Non-compete clauses in employment contracts reform

The UK government previously in 2016 called for evidence on how non-compete clauses worked in practice. This did not progress in 2016, however, Covid-19 and its effects on the UK economy has prompted the further review of non-compete clauses in practice. The government seeks to enable workers to be able to utilise their skills and expertise to easily find or move employment in order to boost the economy. They recognise the need for innovation so that, in particular, businesses that have suffered can grow quicker and again enhance the UK economy.

They are currently exploring two avenues as part of their consultation. The first is mandatory compensation and the other a ban on non-compete clauses.

Mandatory compensation

The current law on non-compete clauses holds them enforceable so long as they are reasonable in nature, in particular the length of the non-compete period must be reasonable and no longer than necessary. This current law is viewed by many to be too restrictive and allows employers to use them without much thought for the necessity of them in particular circumstances. Often in practice, courts uphold the enforcement of reasonable non-compete clauses up to 12 months in length.

Currently the government is looking into the mandatory compensation element and a limitation on the time period for the non-compete to be in place in line with Germany, France and Italy who currently have these in place as follows:


Mandatory compensation



50% of salary and any other benefits/stock options, as monthly payment

2 years maximum in length


25%-60% of total salary, as monthly payment

2 years maximum in length;  limited in the business; and limited in geographic scope


50% of salary (as defined by parties), on agreed payment terms; higher compensation is more desirable

3 years maximum for a standard employee, 5 years maximum for an executive; and limited in territorial scope


The benefits of this approach are that employers have to undertake further consideration whether to include a non-compete clause or not, the government hopes that this approach would act as a deterrent for employers to use this as a standard approach. It is also believed that this approach would lead to less litigation cases as employees are less likely to break their restrictions if they are for a shorter period and they are being compensated during this time. Less litigation leads to less costs overall.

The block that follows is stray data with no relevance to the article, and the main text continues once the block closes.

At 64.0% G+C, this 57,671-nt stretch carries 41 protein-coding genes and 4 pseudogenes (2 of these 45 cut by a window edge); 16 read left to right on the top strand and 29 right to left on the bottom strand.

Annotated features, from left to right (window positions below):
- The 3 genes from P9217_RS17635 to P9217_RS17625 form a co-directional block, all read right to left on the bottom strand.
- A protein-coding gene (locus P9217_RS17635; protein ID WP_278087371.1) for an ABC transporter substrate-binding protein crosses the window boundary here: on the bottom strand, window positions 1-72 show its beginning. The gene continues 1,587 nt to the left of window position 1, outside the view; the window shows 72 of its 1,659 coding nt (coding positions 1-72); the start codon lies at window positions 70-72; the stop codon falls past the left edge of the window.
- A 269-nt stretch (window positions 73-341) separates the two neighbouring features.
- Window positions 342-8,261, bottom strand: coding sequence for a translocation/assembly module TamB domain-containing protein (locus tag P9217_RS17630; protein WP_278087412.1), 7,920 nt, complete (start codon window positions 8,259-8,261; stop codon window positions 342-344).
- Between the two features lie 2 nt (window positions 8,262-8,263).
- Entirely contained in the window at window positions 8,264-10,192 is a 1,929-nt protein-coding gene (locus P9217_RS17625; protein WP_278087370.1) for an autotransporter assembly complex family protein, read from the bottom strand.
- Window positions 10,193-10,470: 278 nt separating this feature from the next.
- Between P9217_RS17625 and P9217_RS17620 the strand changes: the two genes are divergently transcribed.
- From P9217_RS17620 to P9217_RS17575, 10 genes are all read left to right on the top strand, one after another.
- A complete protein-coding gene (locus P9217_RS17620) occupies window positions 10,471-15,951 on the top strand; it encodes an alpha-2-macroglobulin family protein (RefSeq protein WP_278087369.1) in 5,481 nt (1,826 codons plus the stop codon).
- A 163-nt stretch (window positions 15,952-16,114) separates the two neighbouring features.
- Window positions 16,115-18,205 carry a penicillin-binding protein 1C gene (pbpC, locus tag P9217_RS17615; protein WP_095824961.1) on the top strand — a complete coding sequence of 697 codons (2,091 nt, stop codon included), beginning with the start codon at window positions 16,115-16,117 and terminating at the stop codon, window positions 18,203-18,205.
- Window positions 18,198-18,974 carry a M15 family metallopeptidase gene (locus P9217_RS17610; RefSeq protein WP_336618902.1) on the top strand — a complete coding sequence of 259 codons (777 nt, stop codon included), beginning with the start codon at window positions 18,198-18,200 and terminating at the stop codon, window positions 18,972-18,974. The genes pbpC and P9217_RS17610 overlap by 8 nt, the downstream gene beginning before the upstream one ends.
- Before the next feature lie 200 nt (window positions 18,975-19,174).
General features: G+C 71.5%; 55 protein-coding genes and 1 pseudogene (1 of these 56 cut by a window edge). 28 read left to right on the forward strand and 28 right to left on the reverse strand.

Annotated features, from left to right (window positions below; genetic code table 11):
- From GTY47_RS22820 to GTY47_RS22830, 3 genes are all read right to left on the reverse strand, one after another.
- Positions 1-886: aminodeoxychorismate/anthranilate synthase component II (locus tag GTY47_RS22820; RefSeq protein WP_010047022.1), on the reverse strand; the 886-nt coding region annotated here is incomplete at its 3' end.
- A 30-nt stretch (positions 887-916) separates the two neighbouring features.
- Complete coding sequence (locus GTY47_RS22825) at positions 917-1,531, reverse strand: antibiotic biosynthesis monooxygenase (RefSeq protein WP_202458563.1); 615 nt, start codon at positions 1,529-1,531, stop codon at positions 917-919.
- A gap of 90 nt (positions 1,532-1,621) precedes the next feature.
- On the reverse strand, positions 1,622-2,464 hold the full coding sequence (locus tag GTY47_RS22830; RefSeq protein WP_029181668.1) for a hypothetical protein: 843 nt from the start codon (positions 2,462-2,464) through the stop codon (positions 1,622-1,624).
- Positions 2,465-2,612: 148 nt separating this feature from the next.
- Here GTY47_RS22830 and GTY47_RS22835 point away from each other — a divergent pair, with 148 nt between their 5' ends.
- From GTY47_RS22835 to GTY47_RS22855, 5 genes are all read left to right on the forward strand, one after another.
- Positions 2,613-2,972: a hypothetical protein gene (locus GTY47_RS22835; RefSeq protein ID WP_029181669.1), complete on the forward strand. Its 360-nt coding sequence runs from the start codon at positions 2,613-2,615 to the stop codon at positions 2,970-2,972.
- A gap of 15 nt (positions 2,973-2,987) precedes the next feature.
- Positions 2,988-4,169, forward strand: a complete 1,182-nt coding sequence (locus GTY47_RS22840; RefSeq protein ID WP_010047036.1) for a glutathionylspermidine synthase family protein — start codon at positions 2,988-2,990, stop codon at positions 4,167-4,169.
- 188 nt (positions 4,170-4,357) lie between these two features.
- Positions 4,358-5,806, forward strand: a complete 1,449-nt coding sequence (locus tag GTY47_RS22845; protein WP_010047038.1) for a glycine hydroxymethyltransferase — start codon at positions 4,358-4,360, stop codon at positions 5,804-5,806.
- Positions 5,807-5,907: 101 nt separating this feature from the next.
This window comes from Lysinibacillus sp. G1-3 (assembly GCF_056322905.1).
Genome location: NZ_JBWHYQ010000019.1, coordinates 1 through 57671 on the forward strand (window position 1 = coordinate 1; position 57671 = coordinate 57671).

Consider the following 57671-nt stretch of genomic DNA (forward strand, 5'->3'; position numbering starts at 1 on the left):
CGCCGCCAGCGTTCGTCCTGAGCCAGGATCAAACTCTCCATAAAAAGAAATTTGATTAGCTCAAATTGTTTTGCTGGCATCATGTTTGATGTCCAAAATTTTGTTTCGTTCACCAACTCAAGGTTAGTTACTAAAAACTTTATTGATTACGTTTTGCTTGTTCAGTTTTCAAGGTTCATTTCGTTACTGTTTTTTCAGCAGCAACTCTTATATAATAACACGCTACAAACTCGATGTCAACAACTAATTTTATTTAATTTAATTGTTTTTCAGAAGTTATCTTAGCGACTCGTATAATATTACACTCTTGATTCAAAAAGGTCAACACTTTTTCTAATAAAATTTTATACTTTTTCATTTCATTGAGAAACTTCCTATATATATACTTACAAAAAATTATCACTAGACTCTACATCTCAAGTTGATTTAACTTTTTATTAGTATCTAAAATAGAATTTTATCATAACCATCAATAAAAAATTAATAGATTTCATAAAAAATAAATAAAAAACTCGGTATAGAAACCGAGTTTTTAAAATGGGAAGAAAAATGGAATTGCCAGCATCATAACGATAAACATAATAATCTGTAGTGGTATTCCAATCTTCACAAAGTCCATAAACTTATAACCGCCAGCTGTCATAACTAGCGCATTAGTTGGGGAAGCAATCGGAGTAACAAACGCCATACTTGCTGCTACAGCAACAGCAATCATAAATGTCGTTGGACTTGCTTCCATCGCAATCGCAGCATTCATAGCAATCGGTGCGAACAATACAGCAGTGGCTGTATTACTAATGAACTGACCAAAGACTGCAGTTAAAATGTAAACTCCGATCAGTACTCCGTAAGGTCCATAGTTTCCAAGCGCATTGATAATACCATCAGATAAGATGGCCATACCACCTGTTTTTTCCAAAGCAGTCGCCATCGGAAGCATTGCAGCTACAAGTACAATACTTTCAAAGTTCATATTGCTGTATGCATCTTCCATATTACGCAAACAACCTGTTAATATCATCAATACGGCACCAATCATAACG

There is the possibility that this approach could lead to further use of gardening leave or other indirect restrictions on employees where employers would essentially find a ‘loophole’ to paying mandatory compensation but still enforcing restrictions on employees. However, even with that being the case it is likely that most employees would still benefit in some form with this option.

A further point for consideration is the implementation of requiring the employer to disclose the details of any non-compete restrictions prior to entering into an employment relationship, failure to do so would render any non-compete clause unenforceable. If used, this would be implemented to increase transparency and communication.

Ban on non-compete clauses

An alternative option is prohibiting the use of post-termination restrictions and non-compete clauses altogether, regardless of their reasonableness.

The benefits to this approach include bolstering innovation within society as competition would increase; businesses would need to ensure they were constantly growing to stay ahead. It would also allow good labour mobility between different organisations. It is thought that the current climate needs this mobility in order to share and diffuse skills across different businesses and regions around the country. A ban would speed up this process as skilled employees would not need to wait for their non-competes to end before moving establishments.

This is an approach currently used in California and Israel. In California there have been pros and cons to this approach, and the benefits gleaned from their reform have meant that employers have to put greater effort into enticing employees to stay; achieved by creating a great working environment and benefits schemes. It has also encouraged more innovation as competition has increased across the state.

One exemption to the non-compete rule in California where there is a sale of a business. In some instances, businesses have tried getting around the ban on non-competes by disguising it as a sale; employees are sometimes required to buy shares in the business then when they leave they must sell the shares back. This disguises the situation as an exemption and therefore allows them to avoid the ban on non-competes.

There is a fear that confidential information would not be protected without enforceable non-compete clauses. It is useful to note that usual intellectual property rights would still be protected regardless of a ban on non-compete clauses. This means that copyright, trademarking and trade secrets/client lists are protected.


The reform consultation finished on 26 February 2021. The government called for insights on the options above prior to the reform being closed.

Stone King will be reporting further on any developments published on non-compete clauses.


The law and practice referred to in this article or webinar has been paraphrased or summarised. It might not be up-to-date with changes in the law and we do not guarantee the accuracy of any information provided at the time of reading. It should not be construed or relied upon as legal advice in relation to a specific set of circumstances.

The Legal 500 - The Clients Guide to Law Firms

UK Chambers logo

Best Companies - One to watch logo

Cyber Essentials Certification Logo